Have you ever felt out of place and uncomfortable? The only gringo at a quincenaera? A heart-on-your-sleeve Sicilian at Connecticut yachting regalia? To quote Joan Rivers, "Can we talk?"
ProArts production of "Social Security" by Andrew Bergman played to sold-out houses this weekend and it is a very fine, very funny production. But (cue dramatic sting), not everything in it works.
Here's what does work. When you enter the building you're instantly transported into a New York City apartment (designed by Caro Walker), ready to have an East Coast theater experience. Director Kristi Scott blocks the movement in the tiny space like comedy choreography. In many ways, the movement and placement drive the laughs.
Norman Halip and Joyce Romero (seated) cause distress for Kevin Hazelton in Chaney Cramer in “Social Security.”
Jack Grace Photography photo
Costumer Marsha Kelly has done an impeccable job at presenting the '80s, as opposed to overstating the era. Chaney Sara Cramer is well cast as Barbara Kahn, 39ish wife and art dealer. Cramer brings a confidant "Sex in the City" attitude to the show from its first lines. Equally compelling is Angela Thompson as Barbara's uptight sister, Trudy Heyman. Thompson is so convincing as a ball of nerves, New York Jewish middle-aged woman that in many ways she steals the show.
Norman Halip IS his character, Maurice Koenig, and Halip is the only actor on Maui who could play this part convincingly. Joyce Romero shines as always in the role of Barbara and Trudy's mother, Sophie Greengrass, and the show hits a full stride once Romero's character arrives.
Bergman's comedy of surprises is a slow build, tick tick tick up the roller coaster. First we are introduced to Barbara and her husband, David (Kevin Hazelton), successful, hip Manhattan art dealers living a perfectly controlled life with little to no conflict. Their regular Tuesday night is interrupted by an unexpected visit from sister and brother-in-law, Trudy and Martin Heyman (Jonathan Lehman filling in for Jonathan Yudis on the night I attended). A stressful talk is pending as the Heymans need to meet in person with Barbara and David.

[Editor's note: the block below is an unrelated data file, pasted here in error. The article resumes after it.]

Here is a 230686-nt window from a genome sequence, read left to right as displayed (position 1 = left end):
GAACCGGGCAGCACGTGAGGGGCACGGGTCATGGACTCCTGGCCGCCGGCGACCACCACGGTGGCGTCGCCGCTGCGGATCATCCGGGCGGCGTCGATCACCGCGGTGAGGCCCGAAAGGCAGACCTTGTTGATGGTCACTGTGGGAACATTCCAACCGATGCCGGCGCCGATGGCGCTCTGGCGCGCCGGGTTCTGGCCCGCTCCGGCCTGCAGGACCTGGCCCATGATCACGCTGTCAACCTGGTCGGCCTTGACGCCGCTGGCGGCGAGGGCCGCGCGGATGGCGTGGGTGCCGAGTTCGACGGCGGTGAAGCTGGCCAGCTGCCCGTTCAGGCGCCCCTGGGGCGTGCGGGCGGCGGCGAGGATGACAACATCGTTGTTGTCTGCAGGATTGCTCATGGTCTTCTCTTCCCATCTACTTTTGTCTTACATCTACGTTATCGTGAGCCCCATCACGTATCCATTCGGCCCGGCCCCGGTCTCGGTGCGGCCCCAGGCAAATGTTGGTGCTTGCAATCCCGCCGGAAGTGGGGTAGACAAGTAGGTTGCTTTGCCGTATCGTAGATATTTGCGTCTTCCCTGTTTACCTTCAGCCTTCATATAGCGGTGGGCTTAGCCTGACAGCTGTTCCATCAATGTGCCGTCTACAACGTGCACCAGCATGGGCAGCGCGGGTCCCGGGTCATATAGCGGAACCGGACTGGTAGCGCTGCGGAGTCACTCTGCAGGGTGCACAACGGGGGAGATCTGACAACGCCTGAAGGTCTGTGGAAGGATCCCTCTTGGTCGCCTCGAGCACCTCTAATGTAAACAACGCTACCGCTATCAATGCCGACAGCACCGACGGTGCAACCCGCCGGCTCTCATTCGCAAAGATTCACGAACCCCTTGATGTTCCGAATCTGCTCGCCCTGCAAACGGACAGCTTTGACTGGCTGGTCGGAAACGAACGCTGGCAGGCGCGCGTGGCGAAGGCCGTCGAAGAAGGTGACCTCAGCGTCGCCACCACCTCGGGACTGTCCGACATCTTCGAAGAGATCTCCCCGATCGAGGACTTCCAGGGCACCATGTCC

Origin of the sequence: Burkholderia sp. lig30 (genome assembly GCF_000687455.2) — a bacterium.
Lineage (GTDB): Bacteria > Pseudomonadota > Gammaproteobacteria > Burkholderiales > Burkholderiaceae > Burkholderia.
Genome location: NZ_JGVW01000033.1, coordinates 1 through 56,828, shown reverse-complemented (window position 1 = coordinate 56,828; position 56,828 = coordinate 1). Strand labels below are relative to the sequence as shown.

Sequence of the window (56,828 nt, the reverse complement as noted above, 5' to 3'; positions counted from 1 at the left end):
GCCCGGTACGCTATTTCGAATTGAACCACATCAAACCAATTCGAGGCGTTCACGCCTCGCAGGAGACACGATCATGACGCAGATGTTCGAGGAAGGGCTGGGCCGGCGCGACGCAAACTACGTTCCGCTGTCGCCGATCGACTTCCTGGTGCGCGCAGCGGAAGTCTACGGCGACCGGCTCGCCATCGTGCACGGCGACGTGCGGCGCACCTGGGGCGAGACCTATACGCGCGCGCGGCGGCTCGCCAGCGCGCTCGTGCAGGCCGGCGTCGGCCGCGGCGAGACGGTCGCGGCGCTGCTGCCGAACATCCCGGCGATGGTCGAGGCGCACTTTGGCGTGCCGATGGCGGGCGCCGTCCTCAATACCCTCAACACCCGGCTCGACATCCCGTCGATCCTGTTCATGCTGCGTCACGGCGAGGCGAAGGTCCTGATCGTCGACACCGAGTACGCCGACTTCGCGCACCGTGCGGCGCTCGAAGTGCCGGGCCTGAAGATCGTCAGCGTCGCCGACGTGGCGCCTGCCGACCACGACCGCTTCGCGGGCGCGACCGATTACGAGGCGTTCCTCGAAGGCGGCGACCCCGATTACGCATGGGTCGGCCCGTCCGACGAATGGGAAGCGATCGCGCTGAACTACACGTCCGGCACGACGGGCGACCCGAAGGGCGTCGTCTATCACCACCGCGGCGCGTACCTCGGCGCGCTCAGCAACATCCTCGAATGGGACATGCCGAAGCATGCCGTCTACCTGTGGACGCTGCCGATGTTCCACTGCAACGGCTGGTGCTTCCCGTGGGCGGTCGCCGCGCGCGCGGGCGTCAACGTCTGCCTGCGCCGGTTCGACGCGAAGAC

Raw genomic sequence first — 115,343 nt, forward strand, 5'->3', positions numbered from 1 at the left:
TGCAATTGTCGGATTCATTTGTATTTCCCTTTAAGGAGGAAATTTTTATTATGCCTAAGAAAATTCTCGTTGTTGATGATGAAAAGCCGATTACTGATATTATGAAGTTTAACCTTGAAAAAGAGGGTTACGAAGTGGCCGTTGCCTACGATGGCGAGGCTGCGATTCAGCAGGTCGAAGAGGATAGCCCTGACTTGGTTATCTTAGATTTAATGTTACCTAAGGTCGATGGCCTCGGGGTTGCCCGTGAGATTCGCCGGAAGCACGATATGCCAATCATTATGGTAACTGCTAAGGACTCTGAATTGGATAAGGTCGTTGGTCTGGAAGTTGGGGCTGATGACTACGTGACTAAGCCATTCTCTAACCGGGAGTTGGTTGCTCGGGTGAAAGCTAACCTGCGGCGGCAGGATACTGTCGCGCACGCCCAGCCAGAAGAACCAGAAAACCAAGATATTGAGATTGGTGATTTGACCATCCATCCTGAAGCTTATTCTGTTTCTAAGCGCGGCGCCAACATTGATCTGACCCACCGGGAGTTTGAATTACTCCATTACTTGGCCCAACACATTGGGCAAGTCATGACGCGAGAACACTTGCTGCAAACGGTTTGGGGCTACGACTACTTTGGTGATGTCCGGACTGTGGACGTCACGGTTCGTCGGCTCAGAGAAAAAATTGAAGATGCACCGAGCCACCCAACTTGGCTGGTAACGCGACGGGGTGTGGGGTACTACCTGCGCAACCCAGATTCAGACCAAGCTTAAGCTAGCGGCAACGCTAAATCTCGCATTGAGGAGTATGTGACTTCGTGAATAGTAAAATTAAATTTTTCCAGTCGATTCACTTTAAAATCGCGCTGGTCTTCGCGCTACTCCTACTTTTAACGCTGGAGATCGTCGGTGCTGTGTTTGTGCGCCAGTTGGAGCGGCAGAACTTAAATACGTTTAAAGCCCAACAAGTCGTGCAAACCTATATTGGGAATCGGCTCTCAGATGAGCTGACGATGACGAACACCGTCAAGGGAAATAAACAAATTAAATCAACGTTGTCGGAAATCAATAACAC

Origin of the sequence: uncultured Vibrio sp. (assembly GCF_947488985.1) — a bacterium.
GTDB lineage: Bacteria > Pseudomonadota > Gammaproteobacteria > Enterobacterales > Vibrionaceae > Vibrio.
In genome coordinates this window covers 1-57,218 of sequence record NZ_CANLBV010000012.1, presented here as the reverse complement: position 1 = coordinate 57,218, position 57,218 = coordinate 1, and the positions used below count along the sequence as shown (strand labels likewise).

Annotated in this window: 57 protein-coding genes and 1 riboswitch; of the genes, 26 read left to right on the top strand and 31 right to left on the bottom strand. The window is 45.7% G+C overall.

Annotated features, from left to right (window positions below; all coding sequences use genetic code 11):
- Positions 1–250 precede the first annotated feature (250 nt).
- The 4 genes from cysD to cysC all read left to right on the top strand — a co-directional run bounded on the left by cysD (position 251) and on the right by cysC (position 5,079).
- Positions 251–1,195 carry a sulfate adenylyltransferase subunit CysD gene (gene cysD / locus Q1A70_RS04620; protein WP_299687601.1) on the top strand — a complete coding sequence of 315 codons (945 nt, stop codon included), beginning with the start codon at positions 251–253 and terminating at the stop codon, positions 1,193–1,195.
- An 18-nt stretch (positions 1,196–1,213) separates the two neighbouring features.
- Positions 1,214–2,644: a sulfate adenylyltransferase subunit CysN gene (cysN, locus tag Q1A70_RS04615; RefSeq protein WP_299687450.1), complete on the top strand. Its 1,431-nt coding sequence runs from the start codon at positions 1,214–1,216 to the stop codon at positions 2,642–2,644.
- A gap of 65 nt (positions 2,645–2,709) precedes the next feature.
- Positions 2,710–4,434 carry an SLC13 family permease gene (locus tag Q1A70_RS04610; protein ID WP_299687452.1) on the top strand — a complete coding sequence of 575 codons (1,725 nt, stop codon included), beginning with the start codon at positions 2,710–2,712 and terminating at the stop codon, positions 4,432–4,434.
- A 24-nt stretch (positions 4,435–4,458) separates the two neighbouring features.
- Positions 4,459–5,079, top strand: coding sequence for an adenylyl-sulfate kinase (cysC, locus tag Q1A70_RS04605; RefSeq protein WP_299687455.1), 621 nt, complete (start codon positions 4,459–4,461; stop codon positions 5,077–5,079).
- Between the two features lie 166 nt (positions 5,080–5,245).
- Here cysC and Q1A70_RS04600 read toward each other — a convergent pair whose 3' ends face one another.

The sit-down juxtaposes the dull Heymans against the hip Kahns, schvitzed with a little Jewish guilt that Trudy has to take care of their cranky mom, Sophie, and a teenage daughter, while Barbara lives the high life in Manhattan. The big news is eventually revealed that daughter Sarah Heyman is a "girl gone wild" and Bergman does not spare the graphic yet hysterical sexual details. Now she's shacked up with two men in Buffalo, Billy and Gonzalvo.
Compounding the uncomfortable conversation is Trudy and Martin's decision to rescue their daughter, thereby depositing Sophie into the care of Barbara and David for several weeks.
The second act reveals that Sophie has now ruined Barbara's perfect life, especially in a revealing scene played to perfection by Romero as Barbara prepares for a dinner party. Romero delivers one of the most fearless and LOL moments ever seen on Maui. If for no other reason, go see "Social Security" for this alone.
The Marc Chagall-like character, Maurice, the guest of honor, finds Sophie utterly charming and a romance ensues that transforms Sophie back into the woman she once was. The return of the Heymans add one last twist to Bergman's comedy roller coaster and in the end Sophie, not Barbara may be the one who truly gets life.
Where ProArts' "Social Security" jumps its roller coaster track is in the New York style that is the script. Bergman's script is back loaded: Its first act is exposition-filled, followed by a second-act punch line. This requires a cast and director to make the audience identify with and believe in the characters as well as their relationships to each other.
There are dead ends where the cast appears out of place and uncomfortable playing native Jewish New Yorkers. Yiddish slang sounds unnatural. I would have liked to have heard mashuganah come out as if they were saying lolo. New York Jewish comedy is best played with a fast clip pace. Most of the production's timing works but when it comes to a halt, that roller-coaster momentum is lost, temporarily hijacking uproarious laughter and replacing it with a medium laugh. Playing something that is not already ingrained in you is very difficult. You can't know it's not cool to take a rock from the Iao Valley unless someone tells you why.
"Social Security" is very funny and with a little more familiarity and comfort it should get more and more funny with each subsequent performance.
* "Social Security" contains some adult content. Performances at 7:30 p.m. Thursdays, Fridays and Saturdays and 3 p.m. Sundays through Sept.18 at the ProArts Playhouse in Kihei. Thursdays and Saturdays are kamaaina nights, with $15 tickets with Hawaii I.D. Regular-price tickets are $20 for adults and $15 for students 18 and younger. Call 463-6550 for tickets or more information.